In the course of this culinary blending, a multibillion-dollar industry arose. And that’s where leftist critics of Mexican food come in. For them, there’s something inherently suspicious about a cuisine responsive to both the market and the mercado. Oh, academics and foodies may love the grub, but they harbor an atavistic view that the only “true” Mexican food is the just-off-the-grill carne asada found in the side lot of your local abuelita (never mind that it was the invading Spaniards who introduced beef to the New World). “Mexico’s European-and-Indian soul,” writes Rick Bayless, the high priest of the “authentic” Mexican food movement, in his creatively titled book, Authentic Mexican, “feels the intuitions of neither bare-bones Victorianism nor Anglo-Saxon productivity”—a line reminiscent of dispatches from the Raj. If it were up to these authentistas, we’d never have kimchi tacos or pastrami burritos. Salsa would not outsell ketchup in the United States. This food of the gods would be locked in Mexican households and barrios of cities, far away from Anglo hands.On the one hand, I really love Rick Bayless's food. And I can appreciate the desire to create ethnically authentic experiences and cuisine as much as the next white guy. On the other hand, I really love kimchi tacos. The world would be a worse place without them.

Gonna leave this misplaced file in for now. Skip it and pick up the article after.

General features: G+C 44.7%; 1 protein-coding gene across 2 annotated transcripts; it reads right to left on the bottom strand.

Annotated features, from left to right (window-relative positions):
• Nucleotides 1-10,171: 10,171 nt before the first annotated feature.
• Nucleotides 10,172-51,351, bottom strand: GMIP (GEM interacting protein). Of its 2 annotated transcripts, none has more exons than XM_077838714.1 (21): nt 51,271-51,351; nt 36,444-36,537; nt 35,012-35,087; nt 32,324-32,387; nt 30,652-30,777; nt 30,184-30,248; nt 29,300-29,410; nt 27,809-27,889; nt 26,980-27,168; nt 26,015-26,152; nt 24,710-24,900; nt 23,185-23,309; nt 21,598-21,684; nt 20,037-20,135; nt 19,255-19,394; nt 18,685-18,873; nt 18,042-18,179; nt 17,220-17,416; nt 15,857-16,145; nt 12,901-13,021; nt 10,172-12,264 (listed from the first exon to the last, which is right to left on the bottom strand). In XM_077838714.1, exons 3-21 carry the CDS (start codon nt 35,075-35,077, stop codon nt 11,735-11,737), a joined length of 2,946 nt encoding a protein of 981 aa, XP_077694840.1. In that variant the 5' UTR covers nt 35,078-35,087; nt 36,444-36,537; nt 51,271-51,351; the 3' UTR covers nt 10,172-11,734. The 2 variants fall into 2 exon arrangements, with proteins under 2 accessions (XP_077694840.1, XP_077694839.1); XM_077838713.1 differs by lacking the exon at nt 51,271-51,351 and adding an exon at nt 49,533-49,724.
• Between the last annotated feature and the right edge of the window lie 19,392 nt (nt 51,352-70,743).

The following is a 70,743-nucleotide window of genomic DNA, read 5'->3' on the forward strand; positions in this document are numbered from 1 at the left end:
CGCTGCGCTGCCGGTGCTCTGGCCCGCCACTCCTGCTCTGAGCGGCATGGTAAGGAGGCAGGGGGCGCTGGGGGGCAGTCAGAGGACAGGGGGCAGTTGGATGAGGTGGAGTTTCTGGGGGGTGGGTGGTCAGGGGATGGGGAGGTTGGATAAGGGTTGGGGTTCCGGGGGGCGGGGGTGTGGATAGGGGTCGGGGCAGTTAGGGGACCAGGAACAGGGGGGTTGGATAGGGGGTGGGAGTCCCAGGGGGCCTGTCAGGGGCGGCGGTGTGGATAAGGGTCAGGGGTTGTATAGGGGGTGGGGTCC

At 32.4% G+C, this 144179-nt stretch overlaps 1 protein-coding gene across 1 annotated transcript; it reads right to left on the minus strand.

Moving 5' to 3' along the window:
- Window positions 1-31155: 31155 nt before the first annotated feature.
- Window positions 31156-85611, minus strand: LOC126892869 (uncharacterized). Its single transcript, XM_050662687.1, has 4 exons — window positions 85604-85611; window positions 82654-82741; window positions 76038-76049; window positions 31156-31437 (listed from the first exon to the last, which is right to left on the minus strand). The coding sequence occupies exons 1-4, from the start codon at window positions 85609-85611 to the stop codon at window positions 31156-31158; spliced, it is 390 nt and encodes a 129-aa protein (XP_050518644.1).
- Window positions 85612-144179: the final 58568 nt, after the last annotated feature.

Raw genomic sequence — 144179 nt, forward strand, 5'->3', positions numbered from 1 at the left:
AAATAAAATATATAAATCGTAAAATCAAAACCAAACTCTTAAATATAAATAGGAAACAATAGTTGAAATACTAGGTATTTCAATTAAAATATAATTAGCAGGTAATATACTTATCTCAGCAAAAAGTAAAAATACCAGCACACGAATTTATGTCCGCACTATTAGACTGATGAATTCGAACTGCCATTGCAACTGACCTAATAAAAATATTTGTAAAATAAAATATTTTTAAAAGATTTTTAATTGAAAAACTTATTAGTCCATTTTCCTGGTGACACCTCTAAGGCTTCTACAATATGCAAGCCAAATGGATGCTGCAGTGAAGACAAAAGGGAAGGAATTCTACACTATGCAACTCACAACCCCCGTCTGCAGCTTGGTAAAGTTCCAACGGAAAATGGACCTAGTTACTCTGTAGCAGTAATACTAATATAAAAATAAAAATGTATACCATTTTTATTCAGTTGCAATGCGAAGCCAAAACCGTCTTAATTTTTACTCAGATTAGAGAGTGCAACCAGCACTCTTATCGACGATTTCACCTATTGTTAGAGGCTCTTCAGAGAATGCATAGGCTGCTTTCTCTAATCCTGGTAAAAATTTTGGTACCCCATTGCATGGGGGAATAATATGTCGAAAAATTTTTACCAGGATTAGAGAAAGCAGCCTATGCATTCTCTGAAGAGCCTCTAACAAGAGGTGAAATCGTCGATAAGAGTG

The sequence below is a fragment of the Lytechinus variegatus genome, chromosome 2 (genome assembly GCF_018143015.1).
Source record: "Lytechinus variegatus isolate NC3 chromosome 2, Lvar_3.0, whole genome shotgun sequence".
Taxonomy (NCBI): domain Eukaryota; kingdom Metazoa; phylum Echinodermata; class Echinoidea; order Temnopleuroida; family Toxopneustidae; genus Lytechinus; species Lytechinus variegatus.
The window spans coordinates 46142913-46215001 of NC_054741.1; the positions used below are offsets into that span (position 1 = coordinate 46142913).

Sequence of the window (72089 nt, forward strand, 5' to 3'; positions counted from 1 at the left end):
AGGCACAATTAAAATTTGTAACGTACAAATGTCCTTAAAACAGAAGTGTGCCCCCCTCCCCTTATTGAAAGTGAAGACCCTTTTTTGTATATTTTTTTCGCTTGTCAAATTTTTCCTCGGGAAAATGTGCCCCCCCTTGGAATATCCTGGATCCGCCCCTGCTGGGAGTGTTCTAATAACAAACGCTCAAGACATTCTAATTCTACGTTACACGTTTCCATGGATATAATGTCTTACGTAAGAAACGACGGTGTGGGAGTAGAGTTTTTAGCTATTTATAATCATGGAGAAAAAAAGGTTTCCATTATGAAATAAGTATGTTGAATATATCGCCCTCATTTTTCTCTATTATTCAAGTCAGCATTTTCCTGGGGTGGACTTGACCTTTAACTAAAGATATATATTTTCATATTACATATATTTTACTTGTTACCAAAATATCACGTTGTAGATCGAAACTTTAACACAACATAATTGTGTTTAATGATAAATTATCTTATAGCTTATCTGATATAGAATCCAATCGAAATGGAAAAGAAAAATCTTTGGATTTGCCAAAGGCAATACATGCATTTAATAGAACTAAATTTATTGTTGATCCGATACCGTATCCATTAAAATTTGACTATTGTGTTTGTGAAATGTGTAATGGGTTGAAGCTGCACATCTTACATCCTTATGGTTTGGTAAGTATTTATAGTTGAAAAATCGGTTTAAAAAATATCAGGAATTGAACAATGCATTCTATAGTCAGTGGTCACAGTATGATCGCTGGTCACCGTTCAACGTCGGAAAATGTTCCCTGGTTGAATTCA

Friday, May 18, 2012
Every now and again I have a touch of sympathy for critiques of liberal behavior. This paragraph struck me as generally accurate: